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Outlook for Brewers in the Second Half

This year’s All-Star break came at an especially opportune time for the Brewers, allowing for a breather in the midst of their worst slump of the year. Starting on July 1, Milwaukee limped toward intermission on a 2-10 skid. St. Louis shaved the Brewers’ comfortable 6.5-game lead to a pulse-pounding margin of one game. With time on our hands during the break, stunned Brewers fans can look over this miserable run and try to grasp what exactly went wrong. While the latest stretch occurred because of offensive and bullpen difficulties, Milwaukee has cause for optimism going forward.

The Brewers struggled in just about every offensive category during the past two weeks. Overall, throughout the skid Milwaukee’s 77 wRC+ stood third-worst in baseball. The team reached base less frequently, as its on base percentage dipped to .289 from the .316 season total. Similarly, the Brewers had difficulty hitting for power. Milwaukee’s potent lineup lost its pop while posting a meager .356 slugging percentage and .121 ISO during the skid, both marks significantly lower than the season as a whole (.412 slugging and .154 ISO). Even worse, the Brewers began to make weaker contact. Typically, the club rips line drives 20.9% of the time, good for fifth in the National League. During the past awful fortnight, that rate dipped to 19.2%, standing at sixth-worst in the majors (and worse than every NL Central rival). The travails of Jonathan Lucroy (62 wRC+ during the losing streak) and Aramis Ramirez (59 wRC+) exemplify Milwaukee’s offensive anemia. Overall, the Brewers lineup did nothing right during the skid.

While the bullpen had serious issues, the rotation actually held its own throughout the difficult run. Milwaukee’s relief corps compiled an unacceptable 5.40 ERA. Similarly, the bullpen’s walk rate escalated from 2.96 BB/9IP on the year all the way up to 3.30 BB/9IP. Even normally reliable pitchers struggled during the losing streak, as Francisco Rodriguez had an ERA of 6.00, and Will Smith allowed a laughable ERA of 20.25. However, the rotation pitched surprisingly well amidst the carnage. The starters’ 3.80 xFIP in July is roughly comparable to their 3.70 xFIP throughout the whole year. During the past two weeks, Brewers starters have posted more strikeouts (7.11 K/9IP last two weeks, 6.97 whole year) and fewer walks (2.05 BB/9IP last two weeks, 2.45 BB/9IP whole year) than usual. Led by a resurgent Matt Garza (1.08 ERA during the skid), overall the Brewers’ rotation has kept the team afloat.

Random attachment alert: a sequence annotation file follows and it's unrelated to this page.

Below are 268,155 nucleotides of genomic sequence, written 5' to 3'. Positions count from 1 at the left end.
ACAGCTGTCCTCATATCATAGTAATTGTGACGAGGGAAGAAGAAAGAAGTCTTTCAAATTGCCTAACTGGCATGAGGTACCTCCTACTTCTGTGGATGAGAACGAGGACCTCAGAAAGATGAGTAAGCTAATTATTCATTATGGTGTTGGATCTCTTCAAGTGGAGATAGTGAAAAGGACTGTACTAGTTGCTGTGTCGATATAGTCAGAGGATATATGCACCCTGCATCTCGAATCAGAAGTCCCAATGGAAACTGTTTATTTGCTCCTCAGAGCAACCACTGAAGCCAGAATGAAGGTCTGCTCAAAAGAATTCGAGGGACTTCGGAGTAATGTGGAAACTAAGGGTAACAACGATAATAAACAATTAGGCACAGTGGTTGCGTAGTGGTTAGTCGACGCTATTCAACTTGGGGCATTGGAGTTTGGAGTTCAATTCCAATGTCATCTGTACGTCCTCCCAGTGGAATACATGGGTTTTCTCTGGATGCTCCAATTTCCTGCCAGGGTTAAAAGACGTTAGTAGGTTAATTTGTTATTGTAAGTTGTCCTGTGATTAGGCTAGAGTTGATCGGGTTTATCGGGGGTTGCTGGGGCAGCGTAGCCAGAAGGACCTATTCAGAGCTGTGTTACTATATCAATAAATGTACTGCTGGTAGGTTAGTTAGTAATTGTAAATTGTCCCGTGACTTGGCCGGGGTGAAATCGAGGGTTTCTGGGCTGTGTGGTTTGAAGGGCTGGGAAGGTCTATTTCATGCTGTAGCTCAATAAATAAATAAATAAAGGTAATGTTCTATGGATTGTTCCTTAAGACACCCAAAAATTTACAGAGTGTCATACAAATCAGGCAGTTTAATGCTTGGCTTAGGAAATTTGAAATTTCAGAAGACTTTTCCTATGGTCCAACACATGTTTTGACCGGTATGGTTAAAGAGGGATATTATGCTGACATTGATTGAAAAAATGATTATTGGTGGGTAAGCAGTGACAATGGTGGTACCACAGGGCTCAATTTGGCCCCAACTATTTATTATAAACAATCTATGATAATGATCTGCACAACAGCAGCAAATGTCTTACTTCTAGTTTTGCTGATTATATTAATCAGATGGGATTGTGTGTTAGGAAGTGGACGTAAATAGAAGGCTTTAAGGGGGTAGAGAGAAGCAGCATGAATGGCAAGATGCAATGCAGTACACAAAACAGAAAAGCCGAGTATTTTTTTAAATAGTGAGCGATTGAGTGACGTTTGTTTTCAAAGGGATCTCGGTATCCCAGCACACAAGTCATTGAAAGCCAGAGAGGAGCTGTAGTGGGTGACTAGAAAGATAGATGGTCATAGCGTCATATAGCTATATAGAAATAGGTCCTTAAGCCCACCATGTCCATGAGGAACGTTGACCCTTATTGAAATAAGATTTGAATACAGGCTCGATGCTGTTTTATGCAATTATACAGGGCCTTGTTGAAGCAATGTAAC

As we look ahead to the second half of the season, Brewers fans have reason to believe that the skid was nothing more than a fluke. The recent struggles of Jonathan Lucroy do not appear to represent long-term issues. Typically a patient hitter, Lucroy began pressing at the plate. In July he swung at more pitches (31.9%, up from 29.8% on the year) while making less contact (86.1%, down from 86.9%). Swinging more often and making less contact is a terrible combination. Lucroy should expect to rebound once he re-adopts his patient batting eye. Similarly, the bullpen also figures to recover. During the team’s recent rough patch, Milwaukee relievers suffered an unfortuitous .339 BABIP. That number should stabilize, allowing fans to project a rebound for the relief corps. More broadly, the other contenders for the NL Central crown all have blood in the water with key players on the disabled list. Ultimately, fans should expect the Brewers to put the recent struggles behind them and live up to their capabilities in the second half.